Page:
The SOM Prize is given to one post-graduate Fellow to pursue research architectural, urban design, and/or landscape architectural research outside the typical methods. My research, entitled “Adventures in the Vernacular: Investigative Observations of Climate Mediation in Vernacular Residential Architecture,” focused on a series of sites in China, Korea, Peru, Jamaica, Switzerland, Mongolia, Malaysia, Singapore, Vietnam, Australia, and the US.
My research questions centered on the following: what happens when people from one climate arrive in another one, and begin to adjust their architecture? What do they keep of their own architectural traditions? What do they sacrifice to a desire for climatic comfort? How do they learn from the architecture they encounter? How is this learning manifest in the built environment, at every scale? Most simply: what is the tipping point between climate and culture, as evidenced in the vernacular built environment?
These questions, and their attendant investigations, frame space making in every culture and at every scale – and seem to be the questions some designers have forgotten how to ask, because, perhaps, of a false sense of mastery over these questions. We think we are above these questions, that we can afford to talk about form before [or in place of] site and climate responsiveness, and our architecture suffers because of it. Whether siting a building according to the sun’s position in the cosmos or in relation to a good shade tree, vernacular builders’ sensitivity to, and nuanced interaction with, these considerations of climate and place yield fascinating variations on familiar types, as well as robust urban forms. Combine that with overlays of various cultural building traditions, and the answers to those questions become even more interesting.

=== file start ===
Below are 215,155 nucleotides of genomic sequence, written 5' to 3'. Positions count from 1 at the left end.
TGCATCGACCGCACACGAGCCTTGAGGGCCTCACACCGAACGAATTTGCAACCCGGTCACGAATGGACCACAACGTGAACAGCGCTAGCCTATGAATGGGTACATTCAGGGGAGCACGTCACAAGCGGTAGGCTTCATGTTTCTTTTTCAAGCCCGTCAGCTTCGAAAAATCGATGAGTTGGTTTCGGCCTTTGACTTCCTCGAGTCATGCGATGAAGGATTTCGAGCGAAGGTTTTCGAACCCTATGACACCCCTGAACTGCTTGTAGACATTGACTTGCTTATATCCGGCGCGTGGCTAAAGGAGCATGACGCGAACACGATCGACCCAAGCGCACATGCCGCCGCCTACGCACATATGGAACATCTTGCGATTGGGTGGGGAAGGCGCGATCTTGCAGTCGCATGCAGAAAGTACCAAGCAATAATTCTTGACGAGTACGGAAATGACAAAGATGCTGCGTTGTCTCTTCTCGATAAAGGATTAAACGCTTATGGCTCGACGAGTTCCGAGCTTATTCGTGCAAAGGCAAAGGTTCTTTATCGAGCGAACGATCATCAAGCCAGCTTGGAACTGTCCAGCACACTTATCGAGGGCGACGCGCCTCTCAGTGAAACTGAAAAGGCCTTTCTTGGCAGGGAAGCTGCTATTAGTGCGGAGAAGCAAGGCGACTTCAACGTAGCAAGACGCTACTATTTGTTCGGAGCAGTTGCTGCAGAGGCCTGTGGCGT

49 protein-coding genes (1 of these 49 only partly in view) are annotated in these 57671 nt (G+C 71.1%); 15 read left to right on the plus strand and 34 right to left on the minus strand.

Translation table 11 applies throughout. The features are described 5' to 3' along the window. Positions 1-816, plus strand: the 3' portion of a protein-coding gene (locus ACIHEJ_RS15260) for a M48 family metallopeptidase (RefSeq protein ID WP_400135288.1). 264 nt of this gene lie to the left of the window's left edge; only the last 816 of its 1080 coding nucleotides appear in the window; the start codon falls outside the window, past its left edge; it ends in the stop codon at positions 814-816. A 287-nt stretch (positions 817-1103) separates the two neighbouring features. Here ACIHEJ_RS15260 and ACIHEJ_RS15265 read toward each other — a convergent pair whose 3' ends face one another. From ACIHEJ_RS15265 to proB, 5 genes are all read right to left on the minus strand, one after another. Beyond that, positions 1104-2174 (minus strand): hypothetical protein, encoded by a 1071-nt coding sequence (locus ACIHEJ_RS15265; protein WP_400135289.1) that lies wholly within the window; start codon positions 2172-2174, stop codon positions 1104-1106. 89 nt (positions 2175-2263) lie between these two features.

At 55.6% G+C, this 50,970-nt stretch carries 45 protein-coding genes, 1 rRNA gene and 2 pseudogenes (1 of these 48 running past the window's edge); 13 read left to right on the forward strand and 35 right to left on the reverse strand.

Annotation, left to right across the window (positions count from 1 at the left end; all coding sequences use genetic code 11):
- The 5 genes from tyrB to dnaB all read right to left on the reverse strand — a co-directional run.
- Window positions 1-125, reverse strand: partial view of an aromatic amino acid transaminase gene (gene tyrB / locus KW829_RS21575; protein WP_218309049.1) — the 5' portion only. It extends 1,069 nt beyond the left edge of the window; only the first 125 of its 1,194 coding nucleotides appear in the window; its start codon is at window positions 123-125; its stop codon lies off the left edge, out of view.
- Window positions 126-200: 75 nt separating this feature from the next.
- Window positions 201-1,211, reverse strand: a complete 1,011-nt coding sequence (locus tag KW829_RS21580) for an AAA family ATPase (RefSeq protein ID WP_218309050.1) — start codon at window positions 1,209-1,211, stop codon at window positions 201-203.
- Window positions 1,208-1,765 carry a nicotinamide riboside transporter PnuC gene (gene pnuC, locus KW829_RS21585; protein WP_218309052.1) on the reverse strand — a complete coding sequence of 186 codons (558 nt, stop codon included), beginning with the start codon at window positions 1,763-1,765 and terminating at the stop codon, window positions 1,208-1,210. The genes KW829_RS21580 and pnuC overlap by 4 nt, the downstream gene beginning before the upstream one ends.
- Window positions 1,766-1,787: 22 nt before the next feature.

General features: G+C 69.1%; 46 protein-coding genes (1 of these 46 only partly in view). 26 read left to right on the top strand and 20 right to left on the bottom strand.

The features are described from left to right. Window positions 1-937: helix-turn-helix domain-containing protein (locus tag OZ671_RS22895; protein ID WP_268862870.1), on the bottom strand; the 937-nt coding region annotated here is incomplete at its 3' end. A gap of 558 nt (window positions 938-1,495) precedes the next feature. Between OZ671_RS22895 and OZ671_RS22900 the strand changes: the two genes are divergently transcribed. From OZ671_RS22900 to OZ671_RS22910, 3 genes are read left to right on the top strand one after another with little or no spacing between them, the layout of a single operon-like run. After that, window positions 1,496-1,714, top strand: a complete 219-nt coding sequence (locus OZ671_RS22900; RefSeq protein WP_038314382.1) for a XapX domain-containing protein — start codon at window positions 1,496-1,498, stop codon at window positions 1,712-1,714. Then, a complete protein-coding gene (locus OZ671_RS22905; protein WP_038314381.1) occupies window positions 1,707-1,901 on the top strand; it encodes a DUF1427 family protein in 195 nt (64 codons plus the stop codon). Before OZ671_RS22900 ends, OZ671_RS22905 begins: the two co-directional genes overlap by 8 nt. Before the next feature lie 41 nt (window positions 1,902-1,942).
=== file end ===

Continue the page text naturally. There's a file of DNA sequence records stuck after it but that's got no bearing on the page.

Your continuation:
More information + application portfolio: SOM Foundation